In our patriarchal society there are so many cultural and religious taboos still standing in the way of changes desperately needed to move forward to catch up with many other civilized nations. Changes will not begin until we start from ourselves. One has to be brave and stand up for oneself and if needs be to make sacrifice. There are so many hidden social problems, it looks as though no one brave enough to mention them or no one cares. I know in some of our Kurdish families they do not let girls marry who they want, as some stone age mentality of those families think of themselves above everyone else and there are no one equals to them to marry their daughters and sisters, so the girls get too old and grown beard and mustache, that is an obvious sign of deprivation and mental illness, as their male family oppressor / relatives restrict their freedom of choice, going out and talking to any men to protect the family honour. But many of those men, they do whatever they like, even when they are married and ignore their supposedly loved ones. It is an obvious sign of a backward society when the elder who is in control is thick, he does not let the younger ones learn enough to be free and think.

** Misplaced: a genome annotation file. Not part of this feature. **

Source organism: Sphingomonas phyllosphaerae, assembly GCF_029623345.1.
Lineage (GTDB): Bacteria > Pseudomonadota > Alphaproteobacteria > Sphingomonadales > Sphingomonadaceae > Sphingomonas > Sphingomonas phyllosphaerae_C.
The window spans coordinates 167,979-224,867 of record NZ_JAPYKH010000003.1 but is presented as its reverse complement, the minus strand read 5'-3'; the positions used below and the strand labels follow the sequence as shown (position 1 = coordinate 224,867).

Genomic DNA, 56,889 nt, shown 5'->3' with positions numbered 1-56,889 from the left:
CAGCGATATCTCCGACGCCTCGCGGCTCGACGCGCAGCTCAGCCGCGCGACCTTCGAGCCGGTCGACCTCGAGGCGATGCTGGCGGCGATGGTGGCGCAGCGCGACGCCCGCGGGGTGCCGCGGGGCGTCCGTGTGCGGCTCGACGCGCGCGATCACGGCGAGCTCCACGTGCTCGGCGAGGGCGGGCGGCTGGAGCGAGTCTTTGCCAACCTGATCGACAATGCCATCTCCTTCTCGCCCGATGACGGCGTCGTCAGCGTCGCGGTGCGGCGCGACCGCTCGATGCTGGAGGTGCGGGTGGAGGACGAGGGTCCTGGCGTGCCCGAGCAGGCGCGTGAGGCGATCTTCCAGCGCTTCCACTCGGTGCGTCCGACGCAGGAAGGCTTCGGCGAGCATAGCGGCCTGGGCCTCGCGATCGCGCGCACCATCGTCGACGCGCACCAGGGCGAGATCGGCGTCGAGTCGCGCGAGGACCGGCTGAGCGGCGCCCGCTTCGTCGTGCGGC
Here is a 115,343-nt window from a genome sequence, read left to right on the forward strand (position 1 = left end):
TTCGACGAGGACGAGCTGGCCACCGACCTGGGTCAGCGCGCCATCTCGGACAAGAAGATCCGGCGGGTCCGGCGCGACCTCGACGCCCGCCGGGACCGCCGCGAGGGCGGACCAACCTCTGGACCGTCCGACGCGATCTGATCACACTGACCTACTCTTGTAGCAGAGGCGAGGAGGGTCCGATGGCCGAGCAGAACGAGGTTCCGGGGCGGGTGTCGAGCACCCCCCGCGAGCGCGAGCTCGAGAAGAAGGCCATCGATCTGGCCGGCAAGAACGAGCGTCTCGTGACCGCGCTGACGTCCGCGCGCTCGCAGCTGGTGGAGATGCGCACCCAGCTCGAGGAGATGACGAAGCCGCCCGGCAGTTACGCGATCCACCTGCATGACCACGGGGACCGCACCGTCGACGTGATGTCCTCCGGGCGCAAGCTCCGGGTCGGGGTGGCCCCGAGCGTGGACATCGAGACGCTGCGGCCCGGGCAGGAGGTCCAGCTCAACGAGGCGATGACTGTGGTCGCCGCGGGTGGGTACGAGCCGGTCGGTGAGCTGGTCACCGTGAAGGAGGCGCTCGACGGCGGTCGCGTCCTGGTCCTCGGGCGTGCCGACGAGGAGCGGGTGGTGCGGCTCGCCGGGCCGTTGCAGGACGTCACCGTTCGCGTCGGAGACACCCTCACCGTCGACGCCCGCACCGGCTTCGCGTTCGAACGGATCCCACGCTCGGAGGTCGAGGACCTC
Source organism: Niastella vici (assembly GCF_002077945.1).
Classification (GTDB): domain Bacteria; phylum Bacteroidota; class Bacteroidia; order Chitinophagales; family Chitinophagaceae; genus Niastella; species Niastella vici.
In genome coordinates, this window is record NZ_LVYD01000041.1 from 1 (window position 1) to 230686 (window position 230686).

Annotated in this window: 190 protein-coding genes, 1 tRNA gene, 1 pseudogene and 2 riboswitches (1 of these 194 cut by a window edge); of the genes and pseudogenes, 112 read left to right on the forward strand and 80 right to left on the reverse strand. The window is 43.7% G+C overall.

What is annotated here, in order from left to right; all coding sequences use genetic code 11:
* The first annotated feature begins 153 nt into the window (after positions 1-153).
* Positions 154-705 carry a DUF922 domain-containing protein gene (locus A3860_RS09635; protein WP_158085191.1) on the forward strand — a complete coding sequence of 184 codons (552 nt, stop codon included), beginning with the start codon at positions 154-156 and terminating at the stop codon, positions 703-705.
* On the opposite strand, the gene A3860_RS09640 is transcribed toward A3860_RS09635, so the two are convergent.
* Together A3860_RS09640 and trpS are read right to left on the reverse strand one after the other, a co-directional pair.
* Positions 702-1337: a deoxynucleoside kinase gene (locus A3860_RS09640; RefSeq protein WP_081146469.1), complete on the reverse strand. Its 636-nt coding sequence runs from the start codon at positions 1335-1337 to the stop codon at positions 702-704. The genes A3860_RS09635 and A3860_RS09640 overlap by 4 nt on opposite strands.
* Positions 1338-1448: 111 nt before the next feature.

5. Lana Dizay
    May 19, 2015 | 16:30

    i am so proud of this woman’scourage to stand up and take charge of her life instead of letting others decide for her and her children!
    It’s very disturbing to hear that the women were more inconsiderate of her feelings than the men!! The society has installed in them to disservice them selves and other women.